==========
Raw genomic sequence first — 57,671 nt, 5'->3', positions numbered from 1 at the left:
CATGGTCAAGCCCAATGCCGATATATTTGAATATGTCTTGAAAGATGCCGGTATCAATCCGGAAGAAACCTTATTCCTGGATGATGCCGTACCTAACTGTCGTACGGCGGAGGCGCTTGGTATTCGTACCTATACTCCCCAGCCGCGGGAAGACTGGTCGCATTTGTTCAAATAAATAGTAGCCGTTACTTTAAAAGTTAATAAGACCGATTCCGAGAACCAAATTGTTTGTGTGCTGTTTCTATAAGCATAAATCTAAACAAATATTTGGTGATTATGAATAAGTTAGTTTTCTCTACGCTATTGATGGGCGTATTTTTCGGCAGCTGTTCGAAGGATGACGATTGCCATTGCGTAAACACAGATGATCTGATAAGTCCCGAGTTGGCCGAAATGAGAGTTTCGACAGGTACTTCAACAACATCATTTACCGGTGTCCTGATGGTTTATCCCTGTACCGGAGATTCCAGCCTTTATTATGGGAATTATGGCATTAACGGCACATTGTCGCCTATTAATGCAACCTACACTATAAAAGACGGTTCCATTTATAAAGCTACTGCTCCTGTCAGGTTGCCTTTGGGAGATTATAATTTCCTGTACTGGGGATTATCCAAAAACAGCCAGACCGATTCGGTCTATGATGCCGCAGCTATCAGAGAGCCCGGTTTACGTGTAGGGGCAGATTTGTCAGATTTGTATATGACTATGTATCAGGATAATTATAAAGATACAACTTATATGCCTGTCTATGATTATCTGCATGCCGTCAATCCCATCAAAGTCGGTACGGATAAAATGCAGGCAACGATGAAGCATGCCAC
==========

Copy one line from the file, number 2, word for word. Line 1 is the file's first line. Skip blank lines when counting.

CATGGTCAAGCCCAATGCCGATATATTTGAATATGTCTTGAAAGATGCCGGTATCAATCCGGAAGAAACCTTATTCCTGGATGATGCCGTACCTAACTGTCGTACGGCGGAGGCGCTTGGTATTCGTACCTATACTCCCCAGCCGCGGGAAGACTGGTCGCATTTGTTCAAATAAATAGTAGCCGTTACTTTAAAAGTTAATAAGACCGATTCCGAGAACCAAATTGTTTGTGTGCTGTTTCTATAAGCATAAATCTAAACAAATATTTGGTGATTATGAATAAGTTAGTTTTCTCTACGCTATTGATGGGCGTATTTTTCGGCAGCTGTTCGAAGGATGACGATTGCCATTGCGTAAACACAGATGATCTGATAAGTCCCGAGTTGGCCGAAATGAGAGTTTCGACAGGTACTTCAACAACATCATTTACCGGTGTCCTGATGGTTTATCCCTGTACCGGAGATTCCAGCCTTTATTATGGGAATTATGGCATTAACGGCACATTGTCGCCTATTAATGCAACCTACACTATAAAAGACGGTTCCATTTATAAAGCTACTGCTCCTGTCAGGTTGCCTTTGGGAGATTATAATTTCCTGTACTGGGGATTATCCAAAAACAGCCAGACCGATTCGGTCTATGATGCCGCAGCTATCAGAGAGCCCGGTTTACGTGTAGGGGCAGATTTGTCAGATTTGTATATGACTATGTATCAGGATAATTATAAAGATACAACTTATATGCCTGTCTATGATTATCTGCATGCCGTCAATCCCATCAAAGTCGGTACGGATAAAATGCAGGCAACGATGAAGCATGCCAC